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Petition supports sale of Ritchie

July 15, 2005|by TARA REILLY

tarar@herald-mail.com

CASCADE - Sick of lawsuits and bickering over the proposed sale of the former Fort Ritchie U.S. Army base, more than 750 residents of Cascade and surrounding areas have signed a petition supporting the transaction.

The petition states that the delay in redeveloping the fort has affected the quality of life in the area.

"We need a revitalized Fort Ritchie now," the petition states.

Gary Muller, one of three area businessmen who started the petition, said Thursday that the base's closure has hurt local businesses and that lawsuits involving the base and the PenMar Development Corp. also have negatively affected business.

PenMar was created by the state in 1997 to redevelop the base, which the Army shut down in 1998.

The base largely has been vacant since that time, and PenMar has been involved in several lawsuits. One of the suits, by a former tenant, resulted in a federal judge issuing an injunction barring the transfer of the base from the Army to PenMar.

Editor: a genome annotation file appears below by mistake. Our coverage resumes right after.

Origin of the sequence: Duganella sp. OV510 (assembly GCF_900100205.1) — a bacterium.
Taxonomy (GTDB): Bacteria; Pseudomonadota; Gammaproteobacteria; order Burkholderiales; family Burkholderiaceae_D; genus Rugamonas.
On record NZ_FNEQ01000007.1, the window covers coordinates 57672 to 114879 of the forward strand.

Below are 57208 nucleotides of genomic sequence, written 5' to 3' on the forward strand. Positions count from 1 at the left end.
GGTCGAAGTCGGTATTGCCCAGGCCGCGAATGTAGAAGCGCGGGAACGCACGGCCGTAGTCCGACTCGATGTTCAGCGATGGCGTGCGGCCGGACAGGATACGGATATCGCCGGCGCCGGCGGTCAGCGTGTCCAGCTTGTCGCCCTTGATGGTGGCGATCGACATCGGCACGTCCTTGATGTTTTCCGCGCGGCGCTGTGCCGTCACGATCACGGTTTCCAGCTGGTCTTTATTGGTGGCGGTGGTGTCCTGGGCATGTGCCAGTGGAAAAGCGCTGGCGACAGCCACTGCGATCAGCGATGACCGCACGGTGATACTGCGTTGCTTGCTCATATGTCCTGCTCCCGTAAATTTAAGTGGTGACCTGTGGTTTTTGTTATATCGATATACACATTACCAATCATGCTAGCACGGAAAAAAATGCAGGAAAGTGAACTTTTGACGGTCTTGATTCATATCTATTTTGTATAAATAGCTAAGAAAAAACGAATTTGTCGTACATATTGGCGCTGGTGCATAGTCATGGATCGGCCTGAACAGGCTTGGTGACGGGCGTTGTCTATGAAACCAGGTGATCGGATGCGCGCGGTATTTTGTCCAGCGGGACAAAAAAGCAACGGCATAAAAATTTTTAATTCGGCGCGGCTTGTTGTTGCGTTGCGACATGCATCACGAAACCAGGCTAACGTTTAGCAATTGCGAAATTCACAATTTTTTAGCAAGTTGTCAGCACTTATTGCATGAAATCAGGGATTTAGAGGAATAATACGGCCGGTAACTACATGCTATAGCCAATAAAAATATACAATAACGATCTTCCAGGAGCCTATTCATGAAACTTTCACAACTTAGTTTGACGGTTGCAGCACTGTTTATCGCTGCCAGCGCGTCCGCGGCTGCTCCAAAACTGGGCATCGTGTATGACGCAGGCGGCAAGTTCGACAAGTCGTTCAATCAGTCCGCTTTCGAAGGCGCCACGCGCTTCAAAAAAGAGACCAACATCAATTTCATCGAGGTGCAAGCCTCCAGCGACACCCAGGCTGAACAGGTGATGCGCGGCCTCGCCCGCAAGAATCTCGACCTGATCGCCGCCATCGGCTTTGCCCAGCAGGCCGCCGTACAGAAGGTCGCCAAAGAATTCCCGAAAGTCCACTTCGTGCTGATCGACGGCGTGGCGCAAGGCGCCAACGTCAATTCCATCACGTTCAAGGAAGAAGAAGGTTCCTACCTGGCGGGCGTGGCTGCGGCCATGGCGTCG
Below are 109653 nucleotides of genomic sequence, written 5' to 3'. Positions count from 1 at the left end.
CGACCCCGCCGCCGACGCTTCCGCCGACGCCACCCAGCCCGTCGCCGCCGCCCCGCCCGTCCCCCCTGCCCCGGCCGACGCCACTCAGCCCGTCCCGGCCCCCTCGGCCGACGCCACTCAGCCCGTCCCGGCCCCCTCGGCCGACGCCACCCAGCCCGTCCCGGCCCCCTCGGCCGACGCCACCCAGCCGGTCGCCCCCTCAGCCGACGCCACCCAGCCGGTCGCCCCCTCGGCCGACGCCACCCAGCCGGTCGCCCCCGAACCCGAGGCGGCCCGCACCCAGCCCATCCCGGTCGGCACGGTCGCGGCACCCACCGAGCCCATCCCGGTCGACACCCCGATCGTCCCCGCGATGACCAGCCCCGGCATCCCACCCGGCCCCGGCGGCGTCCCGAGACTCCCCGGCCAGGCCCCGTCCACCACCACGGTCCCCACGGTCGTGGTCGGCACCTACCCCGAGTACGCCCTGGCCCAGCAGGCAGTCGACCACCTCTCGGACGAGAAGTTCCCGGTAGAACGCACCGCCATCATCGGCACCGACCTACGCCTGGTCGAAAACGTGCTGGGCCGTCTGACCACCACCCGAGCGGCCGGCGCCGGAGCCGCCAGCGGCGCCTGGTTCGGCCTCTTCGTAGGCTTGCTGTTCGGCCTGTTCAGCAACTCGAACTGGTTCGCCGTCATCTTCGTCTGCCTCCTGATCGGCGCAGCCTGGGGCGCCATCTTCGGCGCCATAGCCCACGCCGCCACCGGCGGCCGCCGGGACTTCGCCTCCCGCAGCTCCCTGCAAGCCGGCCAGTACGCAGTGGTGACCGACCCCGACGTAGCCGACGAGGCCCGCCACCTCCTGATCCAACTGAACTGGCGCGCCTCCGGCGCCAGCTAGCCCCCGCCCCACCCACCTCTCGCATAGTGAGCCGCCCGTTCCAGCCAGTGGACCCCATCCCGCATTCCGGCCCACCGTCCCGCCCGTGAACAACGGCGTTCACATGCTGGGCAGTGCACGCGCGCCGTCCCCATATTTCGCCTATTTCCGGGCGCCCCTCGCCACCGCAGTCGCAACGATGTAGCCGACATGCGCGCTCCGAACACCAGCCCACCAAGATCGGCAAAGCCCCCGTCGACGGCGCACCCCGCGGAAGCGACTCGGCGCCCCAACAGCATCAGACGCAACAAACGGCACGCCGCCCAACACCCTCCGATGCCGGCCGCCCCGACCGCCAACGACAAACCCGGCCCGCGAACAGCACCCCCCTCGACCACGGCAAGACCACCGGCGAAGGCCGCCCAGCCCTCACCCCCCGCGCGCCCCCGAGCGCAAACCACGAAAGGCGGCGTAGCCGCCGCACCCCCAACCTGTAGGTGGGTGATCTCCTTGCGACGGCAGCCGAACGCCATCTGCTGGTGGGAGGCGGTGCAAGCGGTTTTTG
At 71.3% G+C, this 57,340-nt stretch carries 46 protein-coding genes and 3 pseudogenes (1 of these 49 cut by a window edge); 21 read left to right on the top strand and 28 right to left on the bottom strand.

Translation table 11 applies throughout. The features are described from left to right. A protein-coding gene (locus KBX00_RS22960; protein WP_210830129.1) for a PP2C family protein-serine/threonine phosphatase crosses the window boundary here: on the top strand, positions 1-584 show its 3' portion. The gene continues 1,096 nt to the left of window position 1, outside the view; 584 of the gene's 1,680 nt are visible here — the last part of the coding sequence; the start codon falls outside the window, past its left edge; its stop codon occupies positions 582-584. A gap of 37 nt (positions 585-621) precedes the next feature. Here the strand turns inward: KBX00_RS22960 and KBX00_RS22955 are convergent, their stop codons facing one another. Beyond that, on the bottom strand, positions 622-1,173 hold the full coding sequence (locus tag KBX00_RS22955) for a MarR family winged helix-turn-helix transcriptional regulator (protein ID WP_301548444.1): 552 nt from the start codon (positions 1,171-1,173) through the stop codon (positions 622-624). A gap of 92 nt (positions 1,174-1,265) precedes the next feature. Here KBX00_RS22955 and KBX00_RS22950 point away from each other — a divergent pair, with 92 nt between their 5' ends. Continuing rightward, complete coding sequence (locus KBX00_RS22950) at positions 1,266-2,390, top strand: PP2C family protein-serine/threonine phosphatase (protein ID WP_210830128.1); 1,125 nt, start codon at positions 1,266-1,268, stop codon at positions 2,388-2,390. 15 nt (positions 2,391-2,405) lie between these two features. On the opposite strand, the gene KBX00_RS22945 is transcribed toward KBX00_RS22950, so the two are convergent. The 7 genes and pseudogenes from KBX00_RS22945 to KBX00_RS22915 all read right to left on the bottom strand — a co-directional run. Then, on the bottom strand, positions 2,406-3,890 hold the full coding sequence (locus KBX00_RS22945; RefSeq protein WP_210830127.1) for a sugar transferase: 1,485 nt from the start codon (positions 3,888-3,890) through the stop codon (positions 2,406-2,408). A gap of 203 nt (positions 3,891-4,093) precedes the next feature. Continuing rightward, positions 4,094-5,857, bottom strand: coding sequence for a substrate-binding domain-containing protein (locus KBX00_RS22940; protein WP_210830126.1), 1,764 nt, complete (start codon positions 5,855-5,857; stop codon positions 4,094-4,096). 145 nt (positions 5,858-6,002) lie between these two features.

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As a result, PenMar cannot yet sell the base to Corporate Office Properties Trust (COPT) of Columbia, Md. PenMar and COPT signed the sale agreement in July 2004 and have been waiting for the injunction to be lifted.

"It's gotten to the point where the people in Hagerstown are making fun ... and it's not funny," said Muller, who owns Flohr True Value Lumber Co. in nearby Blue Ridge Summit, Pa., with his wife, Lynn. "It's affected our businesses here ever since the fort was closed."

COPT plans to turn the base into a residential and business center and create more than 4,500 jobs over a 10- to 20-year period, according to the company's development plan.

Muller, along with businessmen Greg DeLauter and Roy Sanders, submitted the petition to the Washington County Commissioners at Tuesday's meeting.

"We're tired of the lawsuits," DeLauter told the County Commissioners.

The County Commissioners appoint the PenMar board of directors, which currently has several vacancies.

Muller said he hopes that, when filling the empty seats, the commissioners choose people "who recognize the community is ready to move on."

Muller said the petition, which was started June 18 and was available through July 6, was placed in six businesses. The businessmen did not go door-to-door or call residents for signatures, Muller said.

Muller said the number of signatures on the petition indicates a unified voice among many Cascade-area residents.

Muller said "99 percent" of the residents he has spoken with about the petition favored selling the base to COPT.

"I would say there are very, very few people who have objections," he said.

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